Gunmen launch major attack on Pakistani prison holding militants
DERA ISMAIL KHAN, Pakistan
DERA ISMAIL KHAN, Pakistan (Reuters) - Grenade-wielding Taliban fighters battled Pakistani security forces during a sophisticated midnight attack on a major prison holding hundreds of Taliban and other militants, police said on Monday.
Fighting continued into the early hours of Tuesday, and security forces said they had imposed a curfew on the city, Dera Ismail Khan, 200 miles (320 km) west of Lahore.
The Pakistani Taliban sent 100 fighters and seven suicide bombers on a mission to free some of their top leaders, said Taliban spokesman Shahidullah Shahid.
He said they had freed around 300 prisoners, a claim that could not immediately be verified. Some of the suicide bombers had blown up at the prison walls and some were in reserve, he said.
The prison houses around 5,000 prisoners. Around 250 are Pakistani Taliban and members of banned sectarian groups such as Lashkar-e-Jhangvi, a Sunni militant group that has killed hundreds of Shi'ite civilians this year.
Up to 40 gunmen wearing police uniforms launched their attack by blowing up the electricity line to the prison and detonating heavy explosions that breached the outer walls, said provincial prisons chief Khalid Abbas.
"It's completely dark in there. We don't know what's going on but there is fighting," he said.
The militants fought their way inside using rocket-propelled grenades and machine guns, district police chief Sohail Khalid said.
Mushtaq Jadoon, the town's civil commissioner, said dozens of prisoners had escaped. "The Taliban have loudspeakers and they are calling the names of their friends," he said.
The gunmen also took over a nearby house and hospital, holding the residents hostage as they fired on police from the rooftops and laid ambushes for reinforcements.
Police Constable Gul Mohammed said he was rushing to the scene when he was challenged by two young boys holding rifles.
"They told me to stop. I told them I am a policeman, and that's when they opened fire," he said, adding that he was shot three times.
Police said there were other small groups of gunmen in the streets leading to the prison.
The number of casualties was unclear because the fighting was ongoing. Police said they had called for military reinforcements.
WARNINGS OF THE ATTACK
Provincial authorities received warning of the impending attack two weeks ago, said one security official in the provincial capital of Peshawar.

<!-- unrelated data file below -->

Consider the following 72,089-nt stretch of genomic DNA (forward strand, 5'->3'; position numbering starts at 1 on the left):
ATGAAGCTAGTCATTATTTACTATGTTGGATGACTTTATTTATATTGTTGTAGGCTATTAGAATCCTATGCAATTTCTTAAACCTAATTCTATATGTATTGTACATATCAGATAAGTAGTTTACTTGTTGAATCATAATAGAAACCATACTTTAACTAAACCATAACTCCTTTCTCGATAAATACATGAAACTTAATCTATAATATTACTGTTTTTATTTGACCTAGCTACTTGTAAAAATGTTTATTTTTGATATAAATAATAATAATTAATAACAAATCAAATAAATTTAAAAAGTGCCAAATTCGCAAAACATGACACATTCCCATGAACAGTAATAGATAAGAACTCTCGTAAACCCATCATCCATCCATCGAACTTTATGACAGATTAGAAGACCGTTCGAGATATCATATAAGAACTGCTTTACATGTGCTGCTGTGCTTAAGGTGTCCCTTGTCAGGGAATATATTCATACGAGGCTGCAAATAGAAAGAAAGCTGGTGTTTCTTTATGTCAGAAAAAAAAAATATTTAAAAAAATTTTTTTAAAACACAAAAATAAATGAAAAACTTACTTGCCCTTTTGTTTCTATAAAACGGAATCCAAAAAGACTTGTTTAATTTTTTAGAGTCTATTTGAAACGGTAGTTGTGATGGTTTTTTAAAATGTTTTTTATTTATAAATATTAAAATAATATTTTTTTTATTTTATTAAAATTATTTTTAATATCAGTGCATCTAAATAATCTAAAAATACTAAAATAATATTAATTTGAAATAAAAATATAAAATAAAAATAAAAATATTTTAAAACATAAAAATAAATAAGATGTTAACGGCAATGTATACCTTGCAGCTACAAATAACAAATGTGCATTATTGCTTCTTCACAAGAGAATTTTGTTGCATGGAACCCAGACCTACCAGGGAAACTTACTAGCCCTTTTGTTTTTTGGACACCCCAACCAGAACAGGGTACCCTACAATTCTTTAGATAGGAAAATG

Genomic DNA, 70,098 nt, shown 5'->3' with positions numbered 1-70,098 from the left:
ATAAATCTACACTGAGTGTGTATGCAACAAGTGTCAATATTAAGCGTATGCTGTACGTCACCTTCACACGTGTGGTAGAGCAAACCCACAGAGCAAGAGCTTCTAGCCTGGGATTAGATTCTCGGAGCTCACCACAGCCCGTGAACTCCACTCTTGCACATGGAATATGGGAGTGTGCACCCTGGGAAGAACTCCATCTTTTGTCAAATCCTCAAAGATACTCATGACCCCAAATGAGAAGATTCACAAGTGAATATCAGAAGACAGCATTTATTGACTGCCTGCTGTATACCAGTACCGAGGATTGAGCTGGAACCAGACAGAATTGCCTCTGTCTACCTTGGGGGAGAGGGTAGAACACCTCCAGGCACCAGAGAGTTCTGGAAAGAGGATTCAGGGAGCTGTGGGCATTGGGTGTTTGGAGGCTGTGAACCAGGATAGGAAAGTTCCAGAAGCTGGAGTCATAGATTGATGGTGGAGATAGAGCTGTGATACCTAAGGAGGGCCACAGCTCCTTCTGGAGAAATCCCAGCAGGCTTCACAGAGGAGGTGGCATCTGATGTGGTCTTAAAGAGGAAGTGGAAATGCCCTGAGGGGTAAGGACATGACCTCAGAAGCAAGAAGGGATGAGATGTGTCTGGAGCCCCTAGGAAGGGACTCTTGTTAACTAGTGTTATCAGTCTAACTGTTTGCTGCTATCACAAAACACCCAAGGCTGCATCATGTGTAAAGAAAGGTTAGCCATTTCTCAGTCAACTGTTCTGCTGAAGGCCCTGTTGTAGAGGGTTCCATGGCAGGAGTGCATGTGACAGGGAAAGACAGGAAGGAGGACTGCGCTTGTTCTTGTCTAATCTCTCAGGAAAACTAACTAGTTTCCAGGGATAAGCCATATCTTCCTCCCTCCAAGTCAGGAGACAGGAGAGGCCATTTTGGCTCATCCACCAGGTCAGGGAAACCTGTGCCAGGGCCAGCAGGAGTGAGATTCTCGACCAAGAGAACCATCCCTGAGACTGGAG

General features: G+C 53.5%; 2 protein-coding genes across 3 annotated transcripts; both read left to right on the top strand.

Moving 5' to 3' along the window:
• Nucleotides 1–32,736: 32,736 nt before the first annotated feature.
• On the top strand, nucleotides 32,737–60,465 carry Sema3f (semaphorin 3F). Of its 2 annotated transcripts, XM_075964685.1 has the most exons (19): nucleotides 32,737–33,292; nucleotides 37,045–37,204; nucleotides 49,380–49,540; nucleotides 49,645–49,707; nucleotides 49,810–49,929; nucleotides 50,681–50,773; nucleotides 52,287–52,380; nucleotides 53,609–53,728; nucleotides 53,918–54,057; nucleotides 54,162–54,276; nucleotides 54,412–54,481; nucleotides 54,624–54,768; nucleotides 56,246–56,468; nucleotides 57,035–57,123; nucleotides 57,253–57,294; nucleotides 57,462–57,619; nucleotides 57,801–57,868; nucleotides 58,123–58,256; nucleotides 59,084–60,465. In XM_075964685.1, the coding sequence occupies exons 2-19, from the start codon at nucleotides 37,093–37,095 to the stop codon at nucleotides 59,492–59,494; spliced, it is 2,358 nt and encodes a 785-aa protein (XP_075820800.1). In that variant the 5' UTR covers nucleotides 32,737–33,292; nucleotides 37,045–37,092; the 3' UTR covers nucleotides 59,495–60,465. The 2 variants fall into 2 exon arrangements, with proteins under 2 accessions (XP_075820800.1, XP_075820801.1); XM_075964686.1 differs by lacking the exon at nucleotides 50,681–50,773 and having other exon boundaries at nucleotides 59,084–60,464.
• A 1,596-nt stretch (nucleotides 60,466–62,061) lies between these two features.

He said phone intercepts indicated the militants were planning a jail break and interrogations of captured fighters confirmed it. Security officials alerted the provincial governor of the threat based on the intercepts.
The attack raises questions over how well-prepared Pakistani security forces are after a series of high-profile attacks.
Last week, militants stormed the headquarters of the Pakistani military intelligence service in the southern town of Sukkur. Over the weekend, around 40 people were killed in twin bombings in mainly Shi'ite areas in the town of Parachinar.
Pakistani militants have launched successful raids on prisons several times before. Last year, nearly 400 prisoners were freed when the Taliban attacked a prison in the northern town of Bannu.
After that attack, militants told Reuters they were helped by insiders in the security services. An inquiry later found there were far fewer guards on duty than there should have been and those who were there lacked sufficient ammunition.
The attack comes the day before Pakistan's lawmakers are due to choose a president and two days before a major Shi'ite festival, which security officials have warned could be attacked.
The front-runner for Tuesday's election to the largely ceremonial position is a close ally of Prime Minister Nawaz Sharif, whose party swept national elections in May and who has promised to seek talks with militant groups.
An analysis by Reuters found that militant violence had sharply increased since Sharif took power.
(Additional reporting by Jibran Ahmad in Peshawar; Writing by Katharine Houreld; Editing by Robin Pomeroy and Philip Barbara)
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